After taking a total of 300 mgs Trileptal yesterday (down from 600) I feel fine.  Great, actually.  I am not wobbly.  I was able to run on the treadmill this morning.  I walked 1/4 mile, ran 3-1/4 miles, then walked 1/2 mile to cool off, total 4 miles, in around 50 minutes.  I had no problem whatsoever with the treadmill.  My endurance was fantastic.  I had a smile on my face the whole time. I listened to the group Virginia Coalition. The album is 40 minutes long, perfect for my running segment (37-38 minutes) and also listened to Vertical Horizon and Anberlin for my walking segments.  But I am getting off topic here.  I feel fine, no mania, no crying jags, no mood swings, no emotional lability whatsoever, on the lower dose, nor have a I had an eating binge.  Because I have been able to run so much better, I feel tons better about my body.  My eating has improved tenfold.  I now eat three meals a day and a bedtime snack, and drink a quart of milk a day.  I have been doing this since I started running and putting in more walking mileage.  It seems that I put in about seven miles every morning before my day gets rolling.  Then later, I might do three more walking miles in the afternoon, if I feel up to it.  I’ve been doing this for about a week now.  I feel positive about the Trileptal reduction so far.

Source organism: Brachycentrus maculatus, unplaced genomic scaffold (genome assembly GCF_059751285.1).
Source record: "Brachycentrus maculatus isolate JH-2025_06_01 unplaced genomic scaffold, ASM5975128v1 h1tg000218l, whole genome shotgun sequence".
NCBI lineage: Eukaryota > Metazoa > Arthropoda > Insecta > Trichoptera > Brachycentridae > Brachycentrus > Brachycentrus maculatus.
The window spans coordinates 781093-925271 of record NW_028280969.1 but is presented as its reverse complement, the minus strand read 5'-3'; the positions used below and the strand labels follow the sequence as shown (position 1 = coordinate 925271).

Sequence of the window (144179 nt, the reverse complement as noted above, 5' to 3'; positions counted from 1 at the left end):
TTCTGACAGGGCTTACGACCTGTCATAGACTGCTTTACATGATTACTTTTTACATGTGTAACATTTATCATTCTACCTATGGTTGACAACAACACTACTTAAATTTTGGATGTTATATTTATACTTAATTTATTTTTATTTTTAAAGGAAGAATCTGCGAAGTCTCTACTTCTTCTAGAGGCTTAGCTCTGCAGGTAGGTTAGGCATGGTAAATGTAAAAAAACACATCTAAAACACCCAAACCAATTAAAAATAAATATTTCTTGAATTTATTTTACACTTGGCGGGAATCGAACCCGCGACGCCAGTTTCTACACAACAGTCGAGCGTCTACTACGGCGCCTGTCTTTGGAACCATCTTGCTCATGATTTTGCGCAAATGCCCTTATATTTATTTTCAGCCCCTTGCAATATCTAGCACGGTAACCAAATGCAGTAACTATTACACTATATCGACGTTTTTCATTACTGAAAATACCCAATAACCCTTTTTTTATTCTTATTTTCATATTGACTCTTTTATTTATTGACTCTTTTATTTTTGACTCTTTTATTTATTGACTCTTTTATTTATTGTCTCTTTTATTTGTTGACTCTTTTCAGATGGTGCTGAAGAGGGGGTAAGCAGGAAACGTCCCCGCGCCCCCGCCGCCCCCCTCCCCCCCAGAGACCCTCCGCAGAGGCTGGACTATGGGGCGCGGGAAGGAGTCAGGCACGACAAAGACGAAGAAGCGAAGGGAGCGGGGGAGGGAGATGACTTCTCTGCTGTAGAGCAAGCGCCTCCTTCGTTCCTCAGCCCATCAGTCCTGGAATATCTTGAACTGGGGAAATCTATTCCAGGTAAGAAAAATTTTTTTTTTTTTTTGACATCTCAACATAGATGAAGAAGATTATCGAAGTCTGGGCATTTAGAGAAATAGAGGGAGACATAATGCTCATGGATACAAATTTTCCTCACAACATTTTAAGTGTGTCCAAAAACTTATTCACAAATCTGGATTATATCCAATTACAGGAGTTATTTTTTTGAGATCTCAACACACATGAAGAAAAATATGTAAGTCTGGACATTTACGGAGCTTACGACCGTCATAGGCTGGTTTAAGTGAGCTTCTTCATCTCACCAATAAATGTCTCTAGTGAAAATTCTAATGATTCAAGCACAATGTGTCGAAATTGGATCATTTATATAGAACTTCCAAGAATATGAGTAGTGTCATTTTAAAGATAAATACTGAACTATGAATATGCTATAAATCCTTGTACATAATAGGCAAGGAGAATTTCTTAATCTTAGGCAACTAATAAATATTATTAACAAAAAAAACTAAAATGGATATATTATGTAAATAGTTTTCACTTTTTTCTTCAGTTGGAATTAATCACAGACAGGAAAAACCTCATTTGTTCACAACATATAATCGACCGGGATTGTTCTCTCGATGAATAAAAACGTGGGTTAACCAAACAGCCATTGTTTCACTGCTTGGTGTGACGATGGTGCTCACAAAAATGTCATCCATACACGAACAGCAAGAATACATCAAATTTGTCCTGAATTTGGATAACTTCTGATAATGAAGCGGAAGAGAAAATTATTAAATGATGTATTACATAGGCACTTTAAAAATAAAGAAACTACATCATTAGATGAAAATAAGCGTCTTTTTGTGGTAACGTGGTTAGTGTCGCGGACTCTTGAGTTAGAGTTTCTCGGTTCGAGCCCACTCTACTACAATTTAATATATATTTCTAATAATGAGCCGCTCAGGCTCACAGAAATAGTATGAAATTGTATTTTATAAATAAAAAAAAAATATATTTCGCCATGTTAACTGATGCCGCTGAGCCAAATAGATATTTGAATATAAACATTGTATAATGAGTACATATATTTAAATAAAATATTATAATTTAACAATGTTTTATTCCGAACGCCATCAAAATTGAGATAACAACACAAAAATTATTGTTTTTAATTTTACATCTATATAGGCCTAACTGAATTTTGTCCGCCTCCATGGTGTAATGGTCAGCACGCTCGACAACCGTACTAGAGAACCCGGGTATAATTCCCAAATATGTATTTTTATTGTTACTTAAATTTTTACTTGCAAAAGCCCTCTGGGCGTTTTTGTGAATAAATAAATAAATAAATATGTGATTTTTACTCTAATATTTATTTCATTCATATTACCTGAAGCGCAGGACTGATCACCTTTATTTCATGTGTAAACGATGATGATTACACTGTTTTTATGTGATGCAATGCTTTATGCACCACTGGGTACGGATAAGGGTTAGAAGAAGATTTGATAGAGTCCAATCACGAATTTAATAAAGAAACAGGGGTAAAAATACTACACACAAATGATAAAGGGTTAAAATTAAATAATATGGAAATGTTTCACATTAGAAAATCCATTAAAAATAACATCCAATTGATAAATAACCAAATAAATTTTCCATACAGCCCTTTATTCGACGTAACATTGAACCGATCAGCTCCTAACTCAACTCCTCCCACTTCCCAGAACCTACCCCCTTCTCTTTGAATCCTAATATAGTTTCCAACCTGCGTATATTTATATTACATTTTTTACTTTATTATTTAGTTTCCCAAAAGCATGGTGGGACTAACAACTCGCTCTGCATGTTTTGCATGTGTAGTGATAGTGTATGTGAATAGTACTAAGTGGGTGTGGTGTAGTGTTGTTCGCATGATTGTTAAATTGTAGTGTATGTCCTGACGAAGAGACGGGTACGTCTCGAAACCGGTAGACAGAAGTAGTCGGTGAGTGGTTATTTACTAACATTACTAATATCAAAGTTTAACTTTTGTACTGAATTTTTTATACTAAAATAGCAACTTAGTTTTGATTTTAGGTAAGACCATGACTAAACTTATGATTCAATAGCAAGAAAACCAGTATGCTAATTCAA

UPDATE: I lowered the Trileptal to 150 June 7th due to further “swaying.”  At the time, I was not running because of a really bad knee injury.  I couldn’t even walk without crutches.  I figured the “swaying,” which had suddenly returned, was going to cause a problem on crutches, a danger in fact.  I lowered the Trileptal by cutting the 600 tablets into quarters starting the night of June 7th.